Day 13! More rabbit mischief! This piece makes me incredibly happy...the colors, the whimsy, the imajenation all make me smile. This also met my challenge goal of 90% without a paintbrush. Hooray! Although I took a hint from the amazing artist Patricia Steele Raible (check out her incredible work at https://patriciar2013.wordpress.com ) and went back to using a credit card as a scraper instead of a palette knife. Sometimes the simplest things work best.
What a difference a day makes. I started this piece yesterday afternoon, and today I was so excited that I leapt out of bed to get to the studio early this morning and be reunited with my rabbits. Joy! And once they were finished, I already had inspiration for the next piece. So this is how the elusive muse works with me. I will work everyday - show up, put in the time, paint and paint and paint. But the joy isn't always this effervescent. When it is, though, wow. Life feels magical all the way around.
Based on a recommendation from another artist (thanks, Dana!) I am reading The War of Art, by Steven Pressfield. It is largely about battling resistance and forging ahead regardless of your motivation. Show up every day, show up no matter what, stay on the job all day. This is what we do as artists. And the reward comes when the muse appears in all her shiny glory. What we know is this: if you show up, she will come. But you have to show up.
So whatever your creative calling, keep at it. And when the muse appears, make sure to video your happy dance. :)
"Three Little Birds" - acrylic on gallery wrapped canvas, 6" x 6"
Day 12! I had to return to my brushes...just for a day. Three little sweetlings to perk up a cool, dreary day in south Florida.
I continue to research the benefits of optimism (which are infinite!) and to move my brain more toward instinctive optimism, which is likely completely counter to my genetic makeup. But it is working, one thought at a time. Recently, I read an article describing the characteristics of optimists, and one thing stood out particularly. It seems that optimists, when faced with something they do not do well, or perhaps even fail at doing, immediately think of all the things they are good at, instead of being focused on what they can't do. Pretty cool, right?
So after yesterday's painting went in the trash, I decided to pick up a paint brush, play with a little something I am better at and remind myself of my own skills. If you're like me at all, when something you try does not go well, you forget you were ever good at anything! Taking a cue from optimists everywhere, I focused on my skills instead.
Now this little painting is cute, but no masterpiece. But what happened AFTER I painted this is amazing! My confidence returned, I grabbed a big canvas, and immediately had an idea for something I felt total joy about painting! This little piece was the catalyst for a return to creative joy. Just like that, the positivity train rolled in to the station. Hooray!
The title of this piece is a little nod to Bob Marley, the eternal optimist:
Rise up this mornin',
Smile with the risin' sun,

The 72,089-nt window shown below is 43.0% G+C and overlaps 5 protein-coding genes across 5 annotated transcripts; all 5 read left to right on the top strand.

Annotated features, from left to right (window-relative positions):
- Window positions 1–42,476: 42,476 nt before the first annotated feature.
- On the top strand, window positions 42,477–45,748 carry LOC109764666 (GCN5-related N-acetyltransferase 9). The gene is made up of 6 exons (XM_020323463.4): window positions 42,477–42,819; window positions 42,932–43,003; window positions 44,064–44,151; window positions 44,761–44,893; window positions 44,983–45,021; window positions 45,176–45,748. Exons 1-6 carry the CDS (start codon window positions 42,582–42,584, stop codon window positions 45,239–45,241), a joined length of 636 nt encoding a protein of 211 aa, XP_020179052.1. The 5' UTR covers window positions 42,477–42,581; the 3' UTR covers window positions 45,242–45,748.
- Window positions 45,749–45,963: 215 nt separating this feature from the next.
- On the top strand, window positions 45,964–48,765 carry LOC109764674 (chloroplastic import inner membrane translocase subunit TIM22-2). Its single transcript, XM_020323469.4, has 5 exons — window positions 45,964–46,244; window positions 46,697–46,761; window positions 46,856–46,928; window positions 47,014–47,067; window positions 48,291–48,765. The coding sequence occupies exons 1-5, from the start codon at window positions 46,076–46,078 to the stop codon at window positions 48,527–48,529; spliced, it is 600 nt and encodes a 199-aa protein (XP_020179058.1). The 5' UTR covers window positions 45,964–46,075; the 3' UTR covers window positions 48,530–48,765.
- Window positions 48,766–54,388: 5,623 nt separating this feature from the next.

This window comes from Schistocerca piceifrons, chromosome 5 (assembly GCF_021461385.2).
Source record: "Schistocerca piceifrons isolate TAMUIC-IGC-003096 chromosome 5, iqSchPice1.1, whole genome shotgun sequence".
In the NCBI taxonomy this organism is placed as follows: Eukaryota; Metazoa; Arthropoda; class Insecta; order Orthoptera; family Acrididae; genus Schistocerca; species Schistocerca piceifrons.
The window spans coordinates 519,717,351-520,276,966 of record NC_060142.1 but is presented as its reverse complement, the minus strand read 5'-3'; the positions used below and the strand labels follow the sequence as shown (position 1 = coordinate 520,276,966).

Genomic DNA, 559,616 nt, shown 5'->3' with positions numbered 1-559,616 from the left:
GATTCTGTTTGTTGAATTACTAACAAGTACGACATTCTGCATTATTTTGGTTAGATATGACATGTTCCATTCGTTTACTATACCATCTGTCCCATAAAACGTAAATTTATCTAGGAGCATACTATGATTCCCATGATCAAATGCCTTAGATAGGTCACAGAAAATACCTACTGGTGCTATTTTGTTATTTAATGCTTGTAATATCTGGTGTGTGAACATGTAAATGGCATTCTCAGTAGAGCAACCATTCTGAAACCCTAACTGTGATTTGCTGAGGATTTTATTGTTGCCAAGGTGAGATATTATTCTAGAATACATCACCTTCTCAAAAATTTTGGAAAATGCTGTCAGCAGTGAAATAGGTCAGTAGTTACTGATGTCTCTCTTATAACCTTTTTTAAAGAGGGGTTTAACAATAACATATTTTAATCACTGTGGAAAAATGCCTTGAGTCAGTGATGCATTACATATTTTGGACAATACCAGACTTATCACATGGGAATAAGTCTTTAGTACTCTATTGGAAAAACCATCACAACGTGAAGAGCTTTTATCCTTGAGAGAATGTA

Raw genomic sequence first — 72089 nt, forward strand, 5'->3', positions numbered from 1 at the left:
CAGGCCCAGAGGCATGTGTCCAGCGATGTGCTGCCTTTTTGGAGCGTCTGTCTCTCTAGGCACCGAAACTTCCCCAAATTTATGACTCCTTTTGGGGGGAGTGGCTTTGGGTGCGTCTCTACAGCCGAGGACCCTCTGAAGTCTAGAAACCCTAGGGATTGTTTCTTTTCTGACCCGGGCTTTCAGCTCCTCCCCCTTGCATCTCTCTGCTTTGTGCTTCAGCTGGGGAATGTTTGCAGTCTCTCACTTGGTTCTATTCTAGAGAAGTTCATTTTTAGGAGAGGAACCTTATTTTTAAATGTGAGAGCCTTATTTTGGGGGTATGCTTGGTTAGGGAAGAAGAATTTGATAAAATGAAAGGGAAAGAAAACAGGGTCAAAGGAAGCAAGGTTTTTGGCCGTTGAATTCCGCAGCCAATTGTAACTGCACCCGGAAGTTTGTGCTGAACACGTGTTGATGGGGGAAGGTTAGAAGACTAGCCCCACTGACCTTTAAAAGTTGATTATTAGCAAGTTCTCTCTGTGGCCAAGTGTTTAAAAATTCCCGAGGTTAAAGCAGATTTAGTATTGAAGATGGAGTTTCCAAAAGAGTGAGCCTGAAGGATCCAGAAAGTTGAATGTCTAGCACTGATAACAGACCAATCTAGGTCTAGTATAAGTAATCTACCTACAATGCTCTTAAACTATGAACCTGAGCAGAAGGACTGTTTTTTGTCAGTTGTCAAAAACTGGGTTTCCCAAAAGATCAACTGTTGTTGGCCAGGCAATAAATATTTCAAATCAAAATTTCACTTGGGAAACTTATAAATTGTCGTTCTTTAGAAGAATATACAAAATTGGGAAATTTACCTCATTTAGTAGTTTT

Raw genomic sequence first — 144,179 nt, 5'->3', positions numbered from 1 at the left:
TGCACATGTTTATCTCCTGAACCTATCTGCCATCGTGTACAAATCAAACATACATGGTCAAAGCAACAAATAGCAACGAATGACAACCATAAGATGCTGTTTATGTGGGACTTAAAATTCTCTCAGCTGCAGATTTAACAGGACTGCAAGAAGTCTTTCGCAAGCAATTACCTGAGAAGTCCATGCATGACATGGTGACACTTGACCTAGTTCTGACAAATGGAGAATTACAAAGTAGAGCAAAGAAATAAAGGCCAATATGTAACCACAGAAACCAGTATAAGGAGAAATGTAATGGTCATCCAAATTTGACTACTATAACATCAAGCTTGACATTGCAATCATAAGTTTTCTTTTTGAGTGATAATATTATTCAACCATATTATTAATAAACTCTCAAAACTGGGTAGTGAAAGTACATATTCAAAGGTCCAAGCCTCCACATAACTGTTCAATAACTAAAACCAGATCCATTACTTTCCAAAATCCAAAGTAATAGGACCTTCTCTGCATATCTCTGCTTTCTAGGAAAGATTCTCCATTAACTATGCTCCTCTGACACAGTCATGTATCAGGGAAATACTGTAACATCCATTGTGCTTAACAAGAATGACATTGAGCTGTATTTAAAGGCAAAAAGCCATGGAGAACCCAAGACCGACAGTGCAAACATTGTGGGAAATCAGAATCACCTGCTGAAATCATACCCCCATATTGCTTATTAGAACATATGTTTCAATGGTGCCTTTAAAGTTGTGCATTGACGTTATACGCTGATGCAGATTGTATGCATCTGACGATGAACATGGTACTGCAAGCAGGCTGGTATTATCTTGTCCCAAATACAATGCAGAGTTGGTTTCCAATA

Three little birds
Pitch by my doorstep
Singin' sweet songs
Of melodies pure and true,
Sayin', ("This is my message to you-ou-ou: ")
Singin': "Don't worry 'bout a thing,
'Cause every little thing gonna be all right."
Singin': "Don't worry (don't worry) 'bout a thing,
'Cause every little thing gonna be all right
There is nothing quite like a little reggae to bring out the optimist in anyone.
"Aerial Landscape II: (A Study) - acrylic on gallery wrapped canvas, 6" x 6"
Day eleven! Back to the palette knife and landscape studies based on aerial photographs. This one inspired by photos of an atoll. This piece was painted, scraped, painted and scraped again, and still I am going to chuck this one in the reject bin. But it is an important part of this 30 day challenge to show the pieces that don't work as well as the ones that do.
So I found myself asking, why didn't this one work?
For me, painting well has a lot to do with state of mind. And today began with more mercury retrograde mischief (in the form of my misbehaving dogs, wild drivers everywhere, doctors running hours late - you get the gist?) and thus my state of mind was a bit agitated and frustrated. The bliss and play aren't here if I haven't taken time to center myself before entering the studio. And today I dragged in the irritation of the day, which ended up running amok in my mind and causing havoc on the canvas. My thoughts were elsewhere while I painted, which isn't in the flow, isn't in the present moment and is a recipe for a poor result.
The good news is this: after finishing this piece (or calling it quits on this one, whichever view you take!) I was determined to reclaim my state of mind and studio space. A few deep breaths, a cup of tea, a fresh canvas, a new inspiration and I began another piece, which even in its very beginning stages is already worlds better. Ending my studio time on a positive note is important - it sets the tone for tomorrow and brings the day back into balance. Now I am off to take myself for a walk. If the dogs have taken time to center themselves this afternoon, they just might get to join me.
Jen Jovan and her imaJENation